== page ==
Continue to mix while gradually adding the remaining flour to the bowl. You’ll begin to see why it’s been labeled the pick-up stage as the flour is slowly incorporated into the mix. When using your stand mixer to mix bread doughs, you want to keep it on a low speed. Bread doughs, even softer ones like this, are notoriously rough on a mixer’s gears. I’ve burned out a few in my time. Keep your batches of bread dough small, and keep the speed on low. If you start smelling your mixer or it sounds sluggish, turn it off and let it cool down for little bit before continuing.
The Cleanup Stage
Once you’ve passed the pickup stage, you will enter the cleanup stage of bread mixing. The clean up stage means that all of the flour has been added to the dough, and we need to get that mixture to a point where it’s no longer shaggy and all over the place. To achieve that, switch from the paddle attachment to your dough hook.
Again, keep the speed of your mixer on the lowest setting possible to avoid burning out the motor. And, well, mix. The more the gluten in the dough develops, the more it will “reach” out to get more. In other words, the bowl is “cleaned up”.
After ten minutes, or so, your bowl will be free of any residual dough and it will have begun climbing onto the hook. This is called the developing the dough, because we’re developing the gluten strands that a good bread should have. The end result is an elastic dough that is soft but not tacky. Again, it should take about ten minutes in the mixer, or kneading by hand, to reach the final stage of the mixing process.
Step Three: Bulk Fermentation of the Pan Sobao Dough
Bulk fermentation, or the third step in the bread-making process, is exactly what it sounds like- fermenting the entire batch of dough at once. This means we haven’t sectioned or formed the dough into loaves yet. The fermentation process is important because this allows the gluten that we spent so much time developing in the mixing stage to become more elastic. It also gives the yeast a chance to feed on the sugars and starches in the dough, and begin to leaven the bread (or make it rise). This process is so important because it’s what gives us a chewy bread that has volume.
I like to remove the Pan Sobao dough from the mixing bowl, lightly oil the bowl, then put the dough right back into the bowl. Turn the dough once so the oiled surface is on top, then cover the bowl with plastic film. This keeps the carbon dioxide gas in the bowl and helps contribute to that volume I spoke of earlier. The best environment for fermentation? An unheated oven. I’ve found this environment to be perfect for getting a great rise on any bread dough I make. If you don’t have an oven…well, you probably shouldn’t be making this recipe…use your microwave.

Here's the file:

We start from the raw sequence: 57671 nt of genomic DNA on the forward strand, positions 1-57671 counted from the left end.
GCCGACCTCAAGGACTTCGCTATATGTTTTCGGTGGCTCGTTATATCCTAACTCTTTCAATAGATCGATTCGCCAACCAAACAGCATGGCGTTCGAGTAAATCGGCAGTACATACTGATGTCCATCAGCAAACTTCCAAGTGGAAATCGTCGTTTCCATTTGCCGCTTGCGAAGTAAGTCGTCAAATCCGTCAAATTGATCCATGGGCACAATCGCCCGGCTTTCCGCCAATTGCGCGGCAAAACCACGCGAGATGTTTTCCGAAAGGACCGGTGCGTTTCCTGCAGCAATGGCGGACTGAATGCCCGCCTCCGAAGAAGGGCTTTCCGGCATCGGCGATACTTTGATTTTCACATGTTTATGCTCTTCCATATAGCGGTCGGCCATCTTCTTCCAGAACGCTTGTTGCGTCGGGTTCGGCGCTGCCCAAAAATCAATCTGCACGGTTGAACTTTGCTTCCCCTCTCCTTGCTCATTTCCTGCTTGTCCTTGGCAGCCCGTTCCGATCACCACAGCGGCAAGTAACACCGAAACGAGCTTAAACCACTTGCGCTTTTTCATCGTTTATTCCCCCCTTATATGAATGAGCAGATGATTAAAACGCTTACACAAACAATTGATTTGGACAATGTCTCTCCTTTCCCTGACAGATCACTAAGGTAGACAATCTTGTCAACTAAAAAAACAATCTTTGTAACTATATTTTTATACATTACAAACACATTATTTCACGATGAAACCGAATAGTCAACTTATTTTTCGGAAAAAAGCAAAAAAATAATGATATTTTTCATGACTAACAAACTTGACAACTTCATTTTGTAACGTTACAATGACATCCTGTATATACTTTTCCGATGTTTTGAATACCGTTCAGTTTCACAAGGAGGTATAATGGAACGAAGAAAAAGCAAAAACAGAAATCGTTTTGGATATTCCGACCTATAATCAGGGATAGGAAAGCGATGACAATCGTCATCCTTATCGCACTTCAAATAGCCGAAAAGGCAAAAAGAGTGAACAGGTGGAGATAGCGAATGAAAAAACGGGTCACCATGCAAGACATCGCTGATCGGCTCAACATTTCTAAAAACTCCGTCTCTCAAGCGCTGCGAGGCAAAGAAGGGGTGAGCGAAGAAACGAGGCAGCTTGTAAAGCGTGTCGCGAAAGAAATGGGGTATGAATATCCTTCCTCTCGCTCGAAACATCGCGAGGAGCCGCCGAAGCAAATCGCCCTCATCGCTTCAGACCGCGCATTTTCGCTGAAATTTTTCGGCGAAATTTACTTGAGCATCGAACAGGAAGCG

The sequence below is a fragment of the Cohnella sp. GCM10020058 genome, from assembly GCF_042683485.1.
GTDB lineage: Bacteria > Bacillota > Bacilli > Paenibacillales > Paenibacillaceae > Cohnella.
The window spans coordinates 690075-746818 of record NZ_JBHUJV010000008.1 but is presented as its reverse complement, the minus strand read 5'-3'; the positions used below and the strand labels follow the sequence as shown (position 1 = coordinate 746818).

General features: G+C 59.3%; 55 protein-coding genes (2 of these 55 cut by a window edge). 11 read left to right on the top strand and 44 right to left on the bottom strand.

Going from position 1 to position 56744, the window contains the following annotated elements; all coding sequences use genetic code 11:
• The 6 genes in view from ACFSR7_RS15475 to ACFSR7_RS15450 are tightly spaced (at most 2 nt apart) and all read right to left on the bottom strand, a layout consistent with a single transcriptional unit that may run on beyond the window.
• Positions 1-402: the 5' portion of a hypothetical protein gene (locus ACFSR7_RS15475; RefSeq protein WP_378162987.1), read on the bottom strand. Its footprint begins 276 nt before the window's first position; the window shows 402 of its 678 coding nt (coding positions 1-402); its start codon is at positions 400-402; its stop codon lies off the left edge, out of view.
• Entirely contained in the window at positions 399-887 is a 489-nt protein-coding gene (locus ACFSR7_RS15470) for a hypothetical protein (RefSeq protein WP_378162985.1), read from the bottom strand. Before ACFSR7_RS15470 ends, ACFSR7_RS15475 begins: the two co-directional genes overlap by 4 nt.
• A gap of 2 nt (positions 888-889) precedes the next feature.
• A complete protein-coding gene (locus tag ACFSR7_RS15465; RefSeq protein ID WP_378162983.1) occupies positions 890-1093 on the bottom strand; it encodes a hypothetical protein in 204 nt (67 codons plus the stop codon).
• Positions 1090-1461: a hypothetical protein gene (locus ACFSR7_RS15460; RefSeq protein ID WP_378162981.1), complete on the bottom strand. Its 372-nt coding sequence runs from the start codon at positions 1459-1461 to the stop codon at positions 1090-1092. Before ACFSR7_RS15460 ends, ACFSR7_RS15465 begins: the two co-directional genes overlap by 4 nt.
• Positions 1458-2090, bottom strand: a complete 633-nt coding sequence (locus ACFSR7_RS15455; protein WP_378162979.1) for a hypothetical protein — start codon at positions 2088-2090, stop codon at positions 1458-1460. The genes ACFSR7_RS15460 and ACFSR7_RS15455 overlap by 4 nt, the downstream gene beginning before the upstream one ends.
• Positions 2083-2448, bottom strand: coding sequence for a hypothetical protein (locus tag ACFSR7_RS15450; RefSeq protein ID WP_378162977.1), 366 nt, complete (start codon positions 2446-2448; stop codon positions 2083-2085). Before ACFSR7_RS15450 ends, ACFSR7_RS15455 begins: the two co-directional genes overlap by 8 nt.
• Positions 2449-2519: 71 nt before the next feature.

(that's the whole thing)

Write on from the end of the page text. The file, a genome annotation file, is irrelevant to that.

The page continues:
Allow the bread to ferment for one hour, or until it’s doubled in size. Extending this step will not give you more bread dough. The process can muck up a dough if allowed to go on indefinitely. “Old” doughs are those that have been left to ferment too long and, as a result, will be super sticky and pain in the butt to handle.
Punch Down the Risen Pan Sobao Dough
On the flip side, in this recipe, we’re pulling this dough while it’s “young” because we need to shape it and give it an additional rise. But first we need to knock it down.
Punching down the dough after fermentation squishes it to dispel the carbon dioxide that has formed during step three. In this step we’re allowing the dough to reach a uniform temperature, as well. The dough at the top of the bowl has taken on a different temperature than the dough center-mass. Folding the dough allows the dough to be more balanced in temp. It also gives the gluten a chance to relax from all that stretching it was doing. You’re not pummeling the dough in this step, you are folding it over itself to accomplish the goals mentioned above. So, fold the dough over itself three or four times.
One you’ve done that, invert the mixing bowl over the dough and allow it to relax for five minutes. While you wait, make dumb faces in the bowl and take pictures to post on your Instagram.
Scaling the Dough
On to step four: scaling the dough. Typically, in a bakery, we would measure out the dough and be super accurate and what not, but…I don’t do that. I like to, what we call in the biz, “wing it”. Honestly, you can weigh it out- what you’re looking to get is equal amounts of dough per loaf. I just eyeball it and shape it into a ball.
Rounding the Dough
Rounding the dough is another step in the twelve-step process of making bread, but I don’t always hold too hard to it. It makes shaping the dough into its final form easier- or so my instructors said- but, to be honest, I feel like it’s just an added step. Because it was drilled into me that it is something we must do, I’m passing that pressure onto you. If you opt to give in, just use the sides of your cupped hands to rotate the dough into a smooth ball. Done!
This is a difficult step. Cover the Pan Sobao dough with a kitchen or tea towel and let the dough sit on the countertop for ten minutes. PHEW! That was tough, no? After rounding, you need to let the gluten in the dough relax before attempting to shape the dough.